Migration is a worldwide phenomenon. People leave in a “melting pot” with different socio-economic background, education and languages spoken. It is common nowadays to see children being raised in a multilingual home where the languages are different from the ones spoken in the wider community.
Various studies have spoken about the brain benefits that bilinguals/multilinguals reap:
* The first benefit is that they become smarter.
Speaking another language improves the brain functions. They must recognise unfamiliar words, remember new meanings, communicate in a different language pattern. This kind of training helps solve problems in other areas as well. It is shown in numerous studies that the children learning a language perform better at Maths compared with their peers who don't.
*Bilinguals are better decision makers
Compared with monolinguals, the Multilinguals take more decisions based on logic. They tend to analyse their options and predict different outcomes. They appear to be more satisfied with their selection.
*Bilinguals/multilinguals have a better self-esteem.
Learning and mastering a new skill makes them more confident, and confident people are more successful.
They have a more positive view of the world they live in.
*Bilinguals are less likely to suffer from Alzheimer
Another big advantage of being bilingual is that it prevents the onset of Alzheimer's and dementia. The first sign of dementia usually appears around age 71.4. For adults who speak two or more languages the mean age is 75.5.
These are only a few of the benefits that learning a new language brings.
However, no one had described yet the effect that living in a multilingual environment can have on monolinguals. This is up to now, because a new study has been recently released by the University of California trying to answer this:
Do monolinguals living in a linguistically diverse environment reap some benefits just by being in the vicinity of multiple languages?
J.Kroll and K. Bice, used EEG (electroencephalogram) to measure the brain activity on monolinguals. They examined how single-language speakers reacted when presented with a new foreign language, in their study Finnish.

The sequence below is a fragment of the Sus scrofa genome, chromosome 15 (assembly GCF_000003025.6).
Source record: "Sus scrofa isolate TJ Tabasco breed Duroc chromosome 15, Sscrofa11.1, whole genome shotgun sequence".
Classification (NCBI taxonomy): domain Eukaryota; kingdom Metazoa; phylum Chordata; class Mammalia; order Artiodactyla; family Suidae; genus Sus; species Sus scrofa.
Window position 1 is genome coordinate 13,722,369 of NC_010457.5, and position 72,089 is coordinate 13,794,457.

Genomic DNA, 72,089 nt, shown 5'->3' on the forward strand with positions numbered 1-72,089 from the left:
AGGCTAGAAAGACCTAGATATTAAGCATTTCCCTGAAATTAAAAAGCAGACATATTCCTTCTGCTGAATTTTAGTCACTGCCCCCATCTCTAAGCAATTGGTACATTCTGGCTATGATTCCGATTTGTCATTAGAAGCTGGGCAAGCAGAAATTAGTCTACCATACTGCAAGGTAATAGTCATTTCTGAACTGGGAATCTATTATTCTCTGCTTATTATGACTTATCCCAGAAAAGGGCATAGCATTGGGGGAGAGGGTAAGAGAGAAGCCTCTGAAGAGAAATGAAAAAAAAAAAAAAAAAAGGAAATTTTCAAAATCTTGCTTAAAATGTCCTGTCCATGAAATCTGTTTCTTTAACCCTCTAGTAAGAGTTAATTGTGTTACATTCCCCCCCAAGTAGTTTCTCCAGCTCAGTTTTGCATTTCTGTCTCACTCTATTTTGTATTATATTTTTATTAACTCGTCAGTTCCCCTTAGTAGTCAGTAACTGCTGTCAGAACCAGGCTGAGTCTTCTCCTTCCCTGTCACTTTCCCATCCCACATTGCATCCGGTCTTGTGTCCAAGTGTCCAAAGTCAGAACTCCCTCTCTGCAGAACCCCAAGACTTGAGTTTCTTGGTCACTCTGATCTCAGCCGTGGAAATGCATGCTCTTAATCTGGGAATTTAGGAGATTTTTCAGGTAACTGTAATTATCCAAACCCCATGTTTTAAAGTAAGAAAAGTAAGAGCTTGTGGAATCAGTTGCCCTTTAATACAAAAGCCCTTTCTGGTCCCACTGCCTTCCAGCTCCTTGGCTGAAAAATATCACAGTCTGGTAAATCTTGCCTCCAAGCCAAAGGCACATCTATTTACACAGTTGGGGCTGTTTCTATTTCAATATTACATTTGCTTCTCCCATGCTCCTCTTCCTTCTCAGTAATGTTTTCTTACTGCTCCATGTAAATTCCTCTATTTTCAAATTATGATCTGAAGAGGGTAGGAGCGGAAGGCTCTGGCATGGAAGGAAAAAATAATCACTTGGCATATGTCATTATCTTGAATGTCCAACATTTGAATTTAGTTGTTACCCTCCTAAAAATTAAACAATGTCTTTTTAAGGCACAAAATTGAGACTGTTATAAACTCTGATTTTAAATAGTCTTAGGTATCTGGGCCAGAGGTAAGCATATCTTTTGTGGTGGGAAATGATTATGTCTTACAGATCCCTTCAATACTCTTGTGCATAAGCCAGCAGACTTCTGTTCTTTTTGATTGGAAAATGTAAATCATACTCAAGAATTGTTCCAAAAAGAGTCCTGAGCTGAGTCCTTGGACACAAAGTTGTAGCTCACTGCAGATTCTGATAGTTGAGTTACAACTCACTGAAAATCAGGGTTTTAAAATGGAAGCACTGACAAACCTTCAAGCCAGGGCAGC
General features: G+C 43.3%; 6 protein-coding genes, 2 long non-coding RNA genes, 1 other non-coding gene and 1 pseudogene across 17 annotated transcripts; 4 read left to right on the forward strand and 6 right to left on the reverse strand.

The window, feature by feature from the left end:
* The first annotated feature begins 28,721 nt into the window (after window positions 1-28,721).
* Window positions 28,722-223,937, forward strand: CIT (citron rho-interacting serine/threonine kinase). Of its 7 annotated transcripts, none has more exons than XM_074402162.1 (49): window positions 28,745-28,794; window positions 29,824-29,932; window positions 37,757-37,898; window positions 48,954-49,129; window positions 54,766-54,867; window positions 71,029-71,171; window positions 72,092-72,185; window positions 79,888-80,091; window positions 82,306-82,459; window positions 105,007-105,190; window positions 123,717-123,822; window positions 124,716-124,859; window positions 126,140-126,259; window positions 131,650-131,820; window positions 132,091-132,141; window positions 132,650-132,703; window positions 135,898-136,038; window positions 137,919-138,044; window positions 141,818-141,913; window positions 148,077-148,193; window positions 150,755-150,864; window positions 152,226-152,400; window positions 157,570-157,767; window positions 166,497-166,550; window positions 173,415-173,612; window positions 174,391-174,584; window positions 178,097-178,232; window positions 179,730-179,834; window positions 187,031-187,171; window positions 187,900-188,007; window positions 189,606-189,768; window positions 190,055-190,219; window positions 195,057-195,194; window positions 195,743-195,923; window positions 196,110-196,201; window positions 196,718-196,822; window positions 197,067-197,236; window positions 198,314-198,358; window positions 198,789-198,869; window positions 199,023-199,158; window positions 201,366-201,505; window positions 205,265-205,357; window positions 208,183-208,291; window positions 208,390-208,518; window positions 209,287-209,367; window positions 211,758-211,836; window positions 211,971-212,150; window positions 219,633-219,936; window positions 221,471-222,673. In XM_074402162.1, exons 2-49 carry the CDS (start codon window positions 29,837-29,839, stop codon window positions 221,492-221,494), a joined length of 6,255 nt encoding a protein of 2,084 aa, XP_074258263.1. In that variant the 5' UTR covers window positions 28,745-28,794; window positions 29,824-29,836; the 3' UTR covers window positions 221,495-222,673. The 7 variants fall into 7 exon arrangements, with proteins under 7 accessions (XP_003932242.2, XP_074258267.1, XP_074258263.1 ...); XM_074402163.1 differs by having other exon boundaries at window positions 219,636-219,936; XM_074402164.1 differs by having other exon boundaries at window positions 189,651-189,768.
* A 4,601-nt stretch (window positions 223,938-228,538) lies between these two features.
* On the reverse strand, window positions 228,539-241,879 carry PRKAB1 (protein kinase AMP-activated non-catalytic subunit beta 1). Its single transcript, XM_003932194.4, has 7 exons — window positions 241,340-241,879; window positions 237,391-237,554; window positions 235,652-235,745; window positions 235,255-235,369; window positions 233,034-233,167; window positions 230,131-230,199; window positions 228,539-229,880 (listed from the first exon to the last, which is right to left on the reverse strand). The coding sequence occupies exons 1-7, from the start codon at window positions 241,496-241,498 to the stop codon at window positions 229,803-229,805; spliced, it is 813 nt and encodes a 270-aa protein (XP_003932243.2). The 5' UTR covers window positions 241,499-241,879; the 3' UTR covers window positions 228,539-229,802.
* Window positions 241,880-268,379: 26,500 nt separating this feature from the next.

The goal of the study was to test whether participants would distinguish real Finnish words from made-up ones.
They recruited 21 females and 13 males between 18 and 35 years old, native English-only speakers, to participate in a series of Finnish vocabulary lessons and comprehension tests while wearing an EEG cap that measured their brain activity.
Of the 34, 18 were from Pennsylvania – an area where 85.4% are white and the language spoken is English only.
The study took place in Southern California and 44% of the population lives in a non-English-speaking home, and in Riverside County, where 35.4% of the population is white. At Riverside, 16 monolingual research subjects completed the same learning task.
The goal of the study was to test whether participants would pick up the vowel harmony violations in Finnish and generalise the pattern to distinguish real from made-up words.
Neither group was able to distinguish between real and made-up words. However, there was a marked difference in the EEG measurements of the Pennsylvania and the Southern California subjects.
The brain waves registered from the California monolinguals was like the ones seen in bilinguals.
Kroll concluded that “monolinguals living in linguistically diverse contexts regularly overhear languages they do not understand and may absorb information about those languages in ways that shape their language network.”
Although more studies need to take place to ascertain the benefits of these findings, it might well mean that monolinguals in a linguistically diverse environment may be able to reap the ‘brain’ benefits described for bilinguals/multilinguals.
I’ll keep you posted.